The South African cabinet has approved 20 new protected marine areas – an area perimeter two and a half times larger than the Kruger National Park.
The objectives are to:
1) Protect our ocean’s heritage for future generations.
2) Contribute to fisheries sustainability.
3) Advance marine ecotourism.
4) Help maintain resilience in ecosystems that are under stress from climate change.
A Network Of Marine Biodiversity
The network includes Childs Bank, a unique underwater space with beautiful corals on its steep slopes. The protection covers undersea mountains in the Indian and Atlantic, submarine canyons including South Africa’s Grand Canyon off Saldahna Bay, rare mud habitats and key areas for recovery of the indigenous fish population.
The network is based on collaborative science with input from many institutions. SANBI scientist Dr.Kerry Sink led the 5-year Offshore Marine Protected Area Project which was a key input into this work. An award-winning scientist, Kerry also led the Operation Phakisa Oceans Economy Marine Protected Area technical team.
This team used advanced planning and hundreds of map layers to align ocean-related financial and economic goals.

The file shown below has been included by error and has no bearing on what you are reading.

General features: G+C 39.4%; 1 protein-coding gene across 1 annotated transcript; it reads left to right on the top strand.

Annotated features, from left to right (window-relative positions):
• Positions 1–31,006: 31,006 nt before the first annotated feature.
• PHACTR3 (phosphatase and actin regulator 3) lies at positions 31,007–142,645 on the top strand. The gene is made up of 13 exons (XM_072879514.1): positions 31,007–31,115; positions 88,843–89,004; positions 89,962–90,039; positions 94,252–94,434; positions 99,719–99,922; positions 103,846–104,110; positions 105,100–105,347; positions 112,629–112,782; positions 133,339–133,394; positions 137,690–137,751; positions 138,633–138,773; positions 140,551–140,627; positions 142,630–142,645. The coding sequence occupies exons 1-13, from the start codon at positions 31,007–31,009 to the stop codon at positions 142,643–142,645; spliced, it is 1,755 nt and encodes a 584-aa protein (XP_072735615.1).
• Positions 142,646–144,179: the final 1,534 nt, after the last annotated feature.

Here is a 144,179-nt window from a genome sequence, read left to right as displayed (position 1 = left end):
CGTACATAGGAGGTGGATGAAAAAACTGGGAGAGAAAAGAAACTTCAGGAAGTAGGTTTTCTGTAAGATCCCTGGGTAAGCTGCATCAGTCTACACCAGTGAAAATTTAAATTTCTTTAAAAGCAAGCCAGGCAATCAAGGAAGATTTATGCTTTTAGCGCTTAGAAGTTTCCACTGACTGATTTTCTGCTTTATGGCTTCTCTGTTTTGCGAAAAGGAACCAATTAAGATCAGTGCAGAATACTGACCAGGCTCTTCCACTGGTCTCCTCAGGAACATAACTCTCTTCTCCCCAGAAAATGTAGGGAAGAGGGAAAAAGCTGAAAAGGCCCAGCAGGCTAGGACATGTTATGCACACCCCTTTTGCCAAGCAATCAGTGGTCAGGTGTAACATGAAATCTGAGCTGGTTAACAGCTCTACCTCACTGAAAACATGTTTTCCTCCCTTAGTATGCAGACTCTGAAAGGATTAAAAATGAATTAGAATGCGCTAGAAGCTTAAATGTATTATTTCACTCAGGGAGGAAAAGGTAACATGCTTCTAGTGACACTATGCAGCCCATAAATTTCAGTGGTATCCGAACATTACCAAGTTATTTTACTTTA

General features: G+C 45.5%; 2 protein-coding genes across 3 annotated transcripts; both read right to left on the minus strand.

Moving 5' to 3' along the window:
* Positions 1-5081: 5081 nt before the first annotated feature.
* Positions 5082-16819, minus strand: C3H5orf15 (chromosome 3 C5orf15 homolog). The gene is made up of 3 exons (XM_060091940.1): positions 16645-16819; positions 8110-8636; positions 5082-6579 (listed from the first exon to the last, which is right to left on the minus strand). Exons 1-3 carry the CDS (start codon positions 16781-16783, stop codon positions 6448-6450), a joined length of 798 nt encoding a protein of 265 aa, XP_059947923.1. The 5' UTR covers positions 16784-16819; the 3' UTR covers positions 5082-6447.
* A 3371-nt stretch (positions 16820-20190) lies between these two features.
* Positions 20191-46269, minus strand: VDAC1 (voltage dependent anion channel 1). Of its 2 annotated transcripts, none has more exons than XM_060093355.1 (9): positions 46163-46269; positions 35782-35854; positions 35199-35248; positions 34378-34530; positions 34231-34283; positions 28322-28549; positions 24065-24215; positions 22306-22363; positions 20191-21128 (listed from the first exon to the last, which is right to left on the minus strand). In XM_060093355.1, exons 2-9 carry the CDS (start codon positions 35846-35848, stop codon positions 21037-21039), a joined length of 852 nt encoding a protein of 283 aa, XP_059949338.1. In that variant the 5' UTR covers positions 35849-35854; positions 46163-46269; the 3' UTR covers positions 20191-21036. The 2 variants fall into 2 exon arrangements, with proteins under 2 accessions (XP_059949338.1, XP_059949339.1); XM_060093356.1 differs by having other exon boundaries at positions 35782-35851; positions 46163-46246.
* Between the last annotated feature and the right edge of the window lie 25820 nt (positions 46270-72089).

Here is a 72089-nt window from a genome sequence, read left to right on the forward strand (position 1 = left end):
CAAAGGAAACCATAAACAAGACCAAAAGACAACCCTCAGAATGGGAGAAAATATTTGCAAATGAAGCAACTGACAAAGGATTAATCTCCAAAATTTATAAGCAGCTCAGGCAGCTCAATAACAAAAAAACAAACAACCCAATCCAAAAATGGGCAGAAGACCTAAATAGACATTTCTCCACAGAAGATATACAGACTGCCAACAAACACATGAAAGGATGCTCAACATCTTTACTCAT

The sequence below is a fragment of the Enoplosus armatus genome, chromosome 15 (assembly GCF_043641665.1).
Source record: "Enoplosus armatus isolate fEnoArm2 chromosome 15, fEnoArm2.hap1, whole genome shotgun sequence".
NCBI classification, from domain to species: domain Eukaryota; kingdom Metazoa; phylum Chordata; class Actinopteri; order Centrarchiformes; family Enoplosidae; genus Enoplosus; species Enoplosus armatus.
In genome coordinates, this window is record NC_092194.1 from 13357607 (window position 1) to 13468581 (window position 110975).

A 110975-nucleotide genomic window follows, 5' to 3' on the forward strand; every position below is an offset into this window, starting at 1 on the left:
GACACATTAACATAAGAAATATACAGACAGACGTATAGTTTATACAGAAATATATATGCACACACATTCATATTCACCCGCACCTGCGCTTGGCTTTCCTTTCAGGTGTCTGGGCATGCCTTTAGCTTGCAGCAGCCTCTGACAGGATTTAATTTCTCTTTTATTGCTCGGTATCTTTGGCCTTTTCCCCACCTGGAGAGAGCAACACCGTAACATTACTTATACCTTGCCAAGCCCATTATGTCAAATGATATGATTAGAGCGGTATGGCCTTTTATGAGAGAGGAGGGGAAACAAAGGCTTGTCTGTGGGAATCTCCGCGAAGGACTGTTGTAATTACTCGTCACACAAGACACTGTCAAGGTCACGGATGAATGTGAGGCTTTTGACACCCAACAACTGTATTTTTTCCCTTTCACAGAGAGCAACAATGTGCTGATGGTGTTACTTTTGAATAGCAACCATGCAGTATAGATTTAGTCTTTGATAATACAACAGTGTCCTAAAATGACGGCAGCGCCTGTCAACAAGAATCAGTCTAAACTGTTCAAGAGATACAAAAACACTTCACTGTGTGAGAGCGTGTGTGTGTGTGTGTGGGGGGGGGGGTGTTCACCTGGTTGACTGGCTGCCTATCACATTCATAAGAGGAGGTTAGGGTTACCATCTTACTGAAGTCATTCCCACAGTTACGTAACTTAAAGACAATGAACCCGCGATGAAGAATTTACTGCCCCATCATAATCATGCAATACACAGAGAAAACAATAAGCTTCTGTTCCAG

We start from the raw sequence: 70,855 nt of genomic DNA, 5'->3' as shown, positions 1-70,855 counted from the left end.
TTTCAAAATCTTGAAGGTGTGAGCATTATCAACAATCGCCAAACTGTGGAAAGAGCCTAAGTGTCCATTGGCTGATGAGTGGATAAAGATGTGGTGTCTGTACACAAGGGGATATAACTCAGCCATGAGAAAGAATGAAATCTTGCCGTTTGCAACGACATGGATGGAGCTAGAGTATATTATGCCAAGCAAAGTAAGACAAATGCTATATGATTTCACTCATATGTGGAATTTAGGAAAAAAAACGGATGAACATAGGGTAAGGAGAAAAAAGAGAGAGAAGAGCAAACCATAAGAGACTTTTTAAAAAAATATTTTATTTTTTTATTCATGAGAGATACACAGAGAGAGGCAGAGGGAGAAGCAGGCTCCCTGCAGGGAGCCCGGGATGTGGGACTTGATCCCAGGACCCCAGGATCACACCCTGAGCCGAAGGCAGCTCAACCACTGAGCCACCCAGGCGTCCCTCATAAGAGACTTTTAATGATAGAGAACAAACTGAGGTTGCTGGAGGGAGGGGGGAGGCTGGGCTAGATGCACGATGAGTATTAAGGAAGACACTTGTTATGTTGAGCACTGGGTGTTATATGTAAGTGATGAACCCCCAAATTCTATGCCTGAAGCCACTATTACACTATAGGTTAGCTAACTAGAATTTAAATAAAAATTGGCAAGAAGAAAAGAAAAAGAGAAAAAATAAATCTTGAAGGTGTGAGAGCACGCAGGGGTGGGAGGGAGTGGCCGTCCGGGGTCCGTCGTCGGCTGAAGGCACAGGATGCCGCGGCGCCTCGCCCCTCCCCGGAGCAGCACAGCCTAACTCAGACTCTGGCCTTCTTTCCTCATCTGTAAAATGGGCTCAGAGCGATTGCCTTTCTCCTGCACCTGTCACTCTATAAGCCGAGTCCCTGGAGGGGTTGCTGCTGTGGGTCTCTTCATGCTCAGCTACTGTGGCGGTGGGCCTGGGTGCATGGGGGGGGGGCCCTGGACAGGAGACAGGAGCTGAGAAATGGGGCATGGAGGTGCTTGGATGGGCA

SANBI initiated work on the expansion of Marine Protected Areas in 2006 after the 2004 National Biodiversity Assessment showed that offshore ecosystems are the least protected ecosystem types across all realms in the country. SANBI launched a new website exploring 20 new Marine Protected Areas. It launched in collaboration with the Department of Environmental Affairs, the Department of Science and Technology and other partners.
” This step will lead to increase the protection of the ocean around South Africa from 0.4 to 5%.”
Cabinet has approved the declaration of 20 Marine Protected Areas (MPAs) as part of the Operation Phakisa: Ocean Economy MPAs Representative Network. The benefit of this designation will allow for further development of the ecotourism and promotion of access to sustainably managed resources for small-scale fisheries. The proposed designations followed negotiations with all the relevant stakeholders. The MPAs will be published in the Government Gazette.
“It is a curious situation that the sea, from which life first arose, should now be threatened by the activities of one form of that life. But the sea, though changed in a sinister way, will continue to exist: the threat is rather to life itself.” — Rachel Carson, Marine Biologist
Credits: Feature Image – Toby Hudson